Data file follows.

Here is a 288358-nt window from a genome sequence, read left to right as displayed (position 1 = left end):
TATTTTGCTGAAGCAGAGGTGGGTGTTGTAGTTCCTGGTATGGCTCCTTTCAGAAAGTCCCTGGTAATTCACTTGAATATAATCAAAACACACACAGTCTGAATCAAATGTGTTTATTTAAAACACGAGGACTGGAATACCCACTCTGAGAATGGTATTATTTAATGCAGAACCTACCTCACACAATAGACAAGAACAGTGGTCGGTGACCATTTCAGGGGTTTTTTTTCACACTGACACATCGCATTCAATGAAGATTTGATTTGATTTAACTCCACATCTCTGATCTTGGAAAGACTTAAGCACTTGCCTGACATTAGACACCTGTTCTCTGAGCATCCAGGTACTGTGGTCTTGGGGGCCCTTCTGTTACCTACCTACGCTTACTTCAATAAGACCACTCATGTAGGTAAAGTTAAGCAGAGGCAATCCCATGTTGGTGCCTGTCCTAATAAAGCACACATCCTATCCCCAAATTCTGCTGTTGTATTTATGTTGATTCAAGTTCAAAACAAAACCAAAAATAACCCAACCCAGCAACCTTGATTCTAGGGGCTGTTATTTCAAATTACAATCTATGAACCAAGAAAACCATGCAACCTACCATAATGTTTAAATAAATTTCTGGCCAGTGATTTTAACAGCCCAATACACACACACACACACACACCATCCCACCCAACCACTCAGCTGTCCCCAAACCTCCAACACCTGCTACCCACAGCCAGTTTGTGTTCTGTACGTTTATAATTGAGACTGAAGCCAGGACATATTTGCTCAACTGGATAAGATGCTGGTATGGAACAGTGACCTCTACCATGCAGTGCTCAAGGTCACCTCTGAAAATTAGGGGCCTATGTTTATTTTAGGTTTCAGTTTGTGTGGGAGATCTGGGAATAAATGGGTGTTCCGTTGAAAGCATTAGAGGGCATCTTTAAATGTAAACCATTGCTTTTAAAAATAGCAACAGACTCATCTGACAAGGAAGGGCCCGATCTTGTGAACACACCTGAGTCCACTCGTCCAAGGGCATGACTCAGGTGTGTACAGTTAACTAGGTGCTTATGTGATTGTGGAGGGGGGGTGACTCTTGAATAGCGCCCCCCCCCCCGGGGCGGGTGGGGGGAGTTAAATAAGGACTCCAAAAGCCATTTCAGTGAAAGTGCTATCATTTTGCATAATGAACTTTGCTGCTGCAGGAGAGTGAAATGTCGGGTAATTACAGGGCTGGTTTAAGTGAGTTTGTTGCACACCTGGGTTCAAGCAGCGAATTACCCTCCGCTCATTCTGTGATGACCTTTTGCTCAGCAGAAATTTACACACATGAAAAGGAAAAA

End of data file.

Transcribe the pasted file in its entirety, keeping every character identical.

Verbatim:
Here is a 288358-nt window from a genome sequence, read left to right as displayed (position 1 = left end):
TATTTTGCTGAAGCAGAGGTGGGTGTTGTAGTTCCTGGTATGGCTCCTTTCAGAAAGTCCCTGGTAATTCACTTGAATATAATCAAAACACACACAGTCTGAATCAAATGTGTTTATTTAAAACACGAGGACTGGAATACCCACTCTGAGAATGGTATTATTTAATGCAGAACCTACCTCACACAATAGACAAGAACAGTGGTCGGTGACCATTTCAGGGGTTTTTTTTCACACTGACACATCGCATTCAATGAAGATTTGATTTGATTTAACTCCACATCTCTGATCTTGGAAAGACTTAAGCACTTGCCTGACATTAGACACCTGTTCTCTGAGCATCCAGGTACTGTGGTCTTGGGGGCCCTTCTGTTACCTACCTACGCTTACTTCAATAAGACCACTCATGTAGGTAAAGTTAAGCAGAGGCAATCCCATGTTGGTGCCTGTCCTAATAAAGCACACATCCTATCCCCAAATTCTGCTGTTGTATTTATGTTGATTCAAGTTCAAAACAAAACCAAAAATAACCCAACCCAGCAACCTTGATTCTAGGGGCTGTTATTTCAAATTACAATCTATGAACCAAGAAAACCATGCAACCTACCATAATGTTTAAATAAATTTCTGGCCAGTGATTTTAACAGCCCAATACACACACACACACACACACCATCCCACCCAACCACTCAGCTGTCCCCAAACCTCCAACACCTGCTACCCACAGCCAGTTTGTGTTCTGTACGTTTATAATTGAGACTGAAGCCAGGACATATTTGCTCAACTGGATAAGATGCTGGTATGGAACAGTGACCTCTACCATGCAGTGCTCAAGGTCACCTCTGAAAATTAGGGGCCTATGTTTATTTTAGGTTTCAGTTTGTGTGGGAGATCTGGGAATAAATGGGTGTTCCGTTGAAAGCATTAGAGGGCATCTTTAAATGTAAACCATTGCTTTTAAAAATAGCAACAGACTCATCTGACAAGGAAGGGCCCGATCTTGTGAACACACCTGAGTCCACTCGTCCAAGGGCATGACTCAGGTGTGTACAGTTAACTAGGTGCTTATGTGATTGTGGAGGGGGGGTGACTCTTGAATAGCGCCCCCCCCCCCGGGGCGGGTGGGGGGAGTTAAATAAGGACTCCAAAAGCCATTTCAGTGAAAGTGCTATCATTTTGCATAATGAACTTTGCTGCTGCAGGAGAGTGAAATGTCGGGTAATTACAGGGCTGGTTTAAGTGAGTTTGTTGCACACCTGGGTTCAAGCAGCGAATTACCCTCCGCTCATTCTGTGATGACCTTTTGCTCAGCAGAAATTTACACACATGAAAAGGAAAAA